A survey conducted by public relations firm Edelman just prior to the gathering of the politicians and business tycoons of the world in the Swiss ski resort of Davos has revealed that there is a loss of confidence in capitalism around the world because of increasing income inequality.
According to the report that was released on Monday, 56 per cent of the respondents surveyed by it believed that more harm than good was being done by capitalism even though the last year noted good economic growth and almost fill employment in a number of developed economies.
Many expect that the conclusion of the survey that essentially reduces confidence in capitalism could become a talking point for the business executives and political leaders who are slated to join the annual meeting of the World Economic Forum in Davos.
“We are living in a trust paradox,” said Richard Edelman, the CEO of Edelman, which has been conducting its survey of trust for 20 years. “Since we began measuring trust, economic growth has fostered rising trust.”
There has been depletion in trust in capitalism because of rising inequality in many rich countries even though the report found that capitalism and its relationship with economic growth and faith in the system is still good in some parts of the world such as in the Middle East and in Asia.
“Fears are stifling hope, and long-held assumptions about hard work leading to upward mobility are now invalid,” Edelman said.
Edelman said that trust and confidence was being eroded because of corruption, corporate misbehavior and fake news. There are also rising fears of lob losses because of automation in the workplace, a shortage of adequate training of employees, immigration and the emergence of the gig economy. About 83 per cent of the employees surveyed globally expressed their concerns about their job security, the survey report found.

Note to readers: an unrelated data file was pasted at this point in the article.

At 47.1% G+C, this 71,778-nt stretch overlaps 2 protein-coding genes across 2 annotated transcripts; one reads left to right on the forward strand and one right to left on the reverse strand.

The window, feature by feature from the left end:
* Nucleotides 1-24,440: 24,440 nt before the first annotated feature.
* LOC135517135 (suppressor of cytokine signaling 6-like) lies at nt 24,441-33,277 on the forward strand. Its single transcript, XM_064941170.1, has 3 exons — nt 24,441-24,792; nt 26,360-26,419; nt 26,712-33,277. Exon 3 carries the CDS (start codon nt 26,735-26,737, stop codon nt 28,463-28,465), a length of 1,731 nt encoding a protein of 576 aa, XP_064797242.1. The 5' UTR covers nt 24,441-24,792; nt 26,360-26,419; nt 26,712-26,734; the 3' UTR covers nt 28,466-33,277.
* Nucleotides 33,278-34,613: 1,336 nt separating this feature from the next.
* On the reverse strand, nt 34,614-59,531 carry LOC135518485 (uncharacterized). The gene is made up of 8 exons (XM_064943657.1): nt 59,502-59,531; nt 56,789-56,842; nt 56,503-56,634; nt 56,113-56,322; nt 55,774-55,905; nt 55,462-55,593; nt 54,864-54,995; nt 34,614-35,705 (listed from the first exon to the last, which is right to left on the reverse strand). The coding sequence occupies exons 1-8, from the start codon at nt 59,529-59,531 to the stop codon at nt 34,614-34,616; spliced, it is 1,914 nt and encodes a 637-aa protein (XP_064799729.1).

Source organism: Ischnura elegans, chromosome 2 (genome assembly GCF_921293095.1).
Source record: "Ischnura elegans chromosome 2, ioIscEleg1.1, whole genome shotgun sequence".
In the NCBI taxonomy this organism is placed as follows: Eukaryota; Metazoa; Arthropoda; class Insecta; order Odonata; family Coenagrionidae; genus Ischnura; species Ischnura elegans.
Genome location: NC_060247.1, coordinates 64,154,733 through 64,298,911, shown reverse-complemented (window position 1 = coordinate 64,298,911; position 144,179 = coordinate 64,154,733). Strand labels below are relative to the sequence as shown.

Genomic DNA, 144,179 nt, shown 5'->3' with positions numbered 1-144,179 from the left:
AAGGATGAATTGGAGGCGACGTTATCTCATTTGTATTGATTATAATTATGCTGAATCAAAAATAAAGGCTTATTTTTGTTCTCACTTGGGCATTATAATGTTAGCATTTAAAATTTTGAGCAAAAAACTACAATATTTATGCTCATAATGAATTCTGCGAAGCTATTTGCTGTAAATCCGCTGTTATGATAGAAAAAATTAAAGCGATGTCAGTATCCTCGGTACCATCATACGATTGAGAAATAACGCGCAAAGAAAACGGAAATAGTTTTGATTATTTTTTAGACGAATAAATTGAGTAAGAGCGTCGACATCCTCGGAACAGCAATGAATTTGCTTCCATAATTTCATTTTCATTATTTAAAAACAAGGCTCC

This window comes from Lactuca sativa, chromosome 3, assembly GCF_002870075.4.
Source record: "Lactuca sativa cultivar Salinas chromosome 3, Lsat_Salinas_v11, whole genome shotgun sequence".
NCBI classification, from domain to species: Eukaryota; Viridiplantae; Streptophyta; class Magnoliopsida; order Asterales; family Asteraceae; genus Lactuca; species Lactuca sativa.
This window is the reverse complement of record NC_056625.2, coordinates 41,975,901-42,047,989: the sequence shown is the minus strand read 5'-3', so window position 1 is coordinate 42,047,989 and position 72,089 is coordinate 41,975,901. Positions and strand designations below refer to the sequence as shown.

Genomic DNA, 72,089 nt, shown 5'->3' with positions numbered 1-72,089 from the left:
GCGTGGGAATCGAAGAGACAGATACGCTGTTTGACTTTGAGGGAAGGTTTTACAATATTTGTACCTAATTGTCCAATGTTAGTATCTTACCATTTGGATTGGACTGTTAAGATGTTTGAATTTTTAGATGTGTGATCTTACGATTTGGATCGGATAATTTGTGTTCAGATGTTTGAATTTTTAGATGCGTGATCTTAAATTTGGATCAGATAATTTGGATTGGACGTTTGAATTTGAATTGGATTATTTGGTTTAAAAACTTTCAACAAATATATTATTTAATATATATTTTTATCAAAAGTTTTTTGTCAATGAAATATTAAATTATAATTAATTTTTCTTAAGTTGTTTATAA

In relation to dealing with global issues the institutions that people most trust are business and NGOs which is being viewed as a thumbs down for governments that are run by populist and partisan politics.
The report also found concerns over climate change to be one of the major issues of concerns as respondents said that consumer concerns on the issue can no longer be brushed aside by business leaders because those brands that are perceived to be unethical can be quickly tarnished.
“There is a growing risk of brands getting sucked in and CEOs have a mandate from customers and employees to act,” Edelman said.
Climate change and sustainability will be placed at the heart of its investing approach by BlackRock, said the company’s CEO Laurence Fink in a recent interview. This investment management company manages assets totaling $7 trillion for investors. And no new investments in new coal-fired power plants will be done by Credit Suisse, the bank announced after a protest of its activities at a branch in Switzerland.
“Business is a catalyst for change,” said Edelman.
The survey involved 30-minute online interviews in 28 countries between Oct 19 and Nov 18 with more than 34,000 people worldwide.
(Adapted from JapanTimes.com)